Then the arrival of Indian indentured labourers in May, 1879. There’s Australia and its commercial interests in Fiji and beyond. And of course, New Zealand one of our finest nations of the region where many studied and so many found a home there after 1987.

So in my mind Fiji, England, India, Australia, and New Zealand co-exist.

Today so many of our people live in these countries, and some even as far as Canada and the USA.

It’s all very well to have relations with other countries like Malaysia and China but our spiritual, cultural, educational values and bonds, and political home really are those five countries like the five fingers of my right hand.

It’s for these reasons, among others, that in my brief articles that I bring in some illuminations of my experience of India. It’s part of my deepest inheritance: a primary colour in the rainbow of life and living.

For me it’s not an area of darkness, as described by Vidia Naipaul (1932-2018), the grandson of Indentured labourers from Trinidad and the 2001 Nobel laureate in Literature .

He was writing his first Indian book when I was in Delhi – An Area of Darkness, India: A wounded Civilization, India: A Million Mutinies Now, are three of the most readable critical analyses of India by an ‘outsider’.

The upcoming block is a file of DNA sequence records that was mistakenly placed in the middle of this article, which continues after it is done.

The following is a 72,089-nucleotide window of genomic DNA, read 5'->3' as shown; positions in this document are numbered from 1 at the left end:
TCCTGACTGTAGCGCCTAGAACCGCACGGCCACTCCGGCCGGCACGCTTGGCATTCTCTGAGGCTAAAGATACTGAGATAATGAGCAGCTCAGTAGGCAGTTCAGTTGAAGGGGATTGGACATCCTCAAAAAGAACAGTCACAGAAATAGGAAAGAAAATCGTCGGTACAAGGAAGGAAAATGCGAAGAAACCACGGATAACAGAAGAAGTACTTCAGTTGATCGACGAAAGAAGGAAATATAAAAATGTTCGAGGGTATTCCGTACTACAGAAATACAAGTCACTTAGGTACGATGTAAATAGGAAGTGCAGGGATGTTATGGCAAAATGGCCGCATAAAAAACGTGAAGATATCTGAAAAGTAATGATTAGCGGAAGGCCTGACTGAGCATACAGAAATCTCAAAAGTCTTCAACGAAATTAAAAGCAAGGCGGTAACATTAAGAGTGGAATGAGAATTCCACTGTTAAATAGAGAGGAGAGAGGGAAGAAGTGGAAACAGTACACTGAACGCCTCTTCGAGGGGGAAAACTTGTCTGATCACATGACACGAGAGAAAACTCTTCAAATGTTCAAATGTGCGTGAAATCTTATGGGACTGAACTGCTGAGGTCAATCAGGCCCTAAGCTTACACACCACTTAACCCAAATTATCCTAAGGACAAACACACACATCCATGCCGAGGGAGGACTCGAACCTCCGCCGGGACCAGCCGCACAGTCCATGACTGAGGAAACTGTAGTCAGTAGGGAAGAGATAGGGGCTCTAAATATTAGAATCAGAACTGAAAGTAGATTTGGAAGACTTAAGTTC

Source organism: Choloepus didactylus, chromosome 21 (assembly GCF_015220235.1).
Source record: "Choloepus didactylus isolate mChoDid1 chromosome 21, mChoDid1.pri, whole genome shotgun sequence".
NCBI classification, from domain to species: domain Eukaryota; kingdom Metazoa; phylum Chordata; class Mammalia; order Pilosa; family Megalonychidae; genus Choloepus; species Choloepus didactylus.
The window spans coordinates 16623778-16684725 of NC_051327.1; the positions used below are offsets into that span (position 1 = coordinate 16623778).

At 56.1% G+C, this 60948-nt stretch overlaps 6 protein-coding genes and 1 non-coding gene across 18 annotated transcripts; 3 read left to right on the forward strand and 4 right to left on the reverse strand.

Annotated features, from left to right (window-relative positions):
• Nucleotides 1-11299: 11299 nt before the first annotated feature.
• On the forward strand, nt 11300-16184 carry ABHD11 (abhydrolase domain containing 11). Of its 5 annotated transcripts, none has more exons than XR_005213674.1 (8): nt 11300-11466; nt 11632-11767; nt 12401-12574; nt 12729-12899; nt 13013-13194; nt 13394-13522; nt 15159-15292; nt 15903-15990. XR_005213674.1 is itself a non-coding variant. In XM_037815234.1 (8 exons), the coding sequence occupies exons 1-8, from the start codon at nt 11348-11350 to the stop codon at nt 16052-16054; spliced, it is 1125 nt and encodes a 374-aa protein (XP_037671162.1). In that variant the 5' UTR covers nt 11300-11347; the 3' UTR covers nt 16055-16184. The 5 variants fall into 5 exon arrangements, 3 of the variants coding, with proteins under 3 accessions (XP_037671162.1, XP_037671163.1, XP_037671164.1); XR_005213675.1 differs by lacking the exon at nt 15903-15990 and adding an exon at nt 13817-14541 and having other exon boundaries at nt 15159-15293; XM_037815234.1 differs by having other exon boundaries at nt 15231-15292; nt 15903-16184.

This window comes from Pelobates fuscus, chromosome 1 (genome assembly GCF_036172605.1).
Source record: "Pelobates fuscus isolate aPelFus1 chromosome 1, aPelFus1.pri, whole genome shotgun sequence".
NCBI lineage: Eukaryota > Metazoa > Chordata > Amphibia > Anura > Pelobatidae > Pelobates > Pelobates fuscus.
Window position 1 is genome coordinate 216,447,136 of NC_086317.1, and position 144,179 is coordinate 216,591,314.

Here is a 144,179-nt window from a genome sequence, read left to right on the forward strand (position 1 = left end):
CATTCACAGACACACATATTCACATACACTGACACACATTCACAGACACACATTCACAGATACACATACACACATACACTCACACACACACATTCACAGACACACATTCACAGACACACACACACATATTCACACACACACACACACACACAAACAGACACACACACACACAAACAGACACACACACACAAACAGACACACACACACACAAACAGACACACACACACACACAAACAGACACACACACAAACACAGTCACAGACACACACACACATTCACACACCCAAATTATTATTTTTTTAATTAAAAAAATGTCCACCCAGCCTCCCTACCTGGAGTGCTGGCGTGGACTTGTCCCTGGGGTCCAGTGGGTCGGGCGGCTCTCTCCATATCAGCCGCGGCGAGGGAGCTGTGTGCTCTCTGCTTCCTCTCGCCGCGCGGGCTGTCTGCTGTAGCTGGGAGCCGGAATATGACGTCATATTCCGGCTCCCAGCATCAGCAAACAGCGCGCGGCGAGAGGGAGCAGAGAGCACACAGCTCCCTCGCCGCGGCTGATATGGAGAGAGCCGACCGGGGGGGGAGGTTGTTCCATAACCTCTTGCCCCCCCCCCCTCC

But Naipaul was never an outsider. He cared for India profoundly and finally married a woman from the subcontinent, a journalist, after the death of his English wife, Pat.

So to return to my ardent admirer’s question: Why do I bring in India in my writing?

Well, as Sir Edmund Hilary said to a reporter’s query: Why do you want to climb Mount Everest?

‘Because it’s there,’ was his quiet reply.

India has been in my consciousness from my childhood like blood in the body invisible, but real.

Australia where I live now is washed by the Indian and Pacific Oceans.

And with the history we share in this chain of our national being and future well-being, it is better for us to understand Fiji in her shared histories with these countries for their cultural and human ties.

From the world of our grandfathers to the world of our grandchildren.

Economic ties can be very fragile: as Australia is experiencing with China, or the USA with several countries the world over.

One man can destroy in one coup what all our ancestors built over generations.

Or as Nemani said: it is the right of the descendants and others who came in the wake of the indenture to be called FIJIANS.

Indeed it is their birthright.

This is the new consciousness awakened by the tragic coups of ’87 : a people of great resilience, goodness and peace of which Mr Nemani Delaibatiki wrote.

I was glad to read it: we’re on the same page.

And pleased to see his portrait looked brighter than mine.

The young have their future in front of them; the old see their shadows lengthening in the CORVIDous setting sun.

Feedback: nemani.delaibatiki@fijisun.com.fj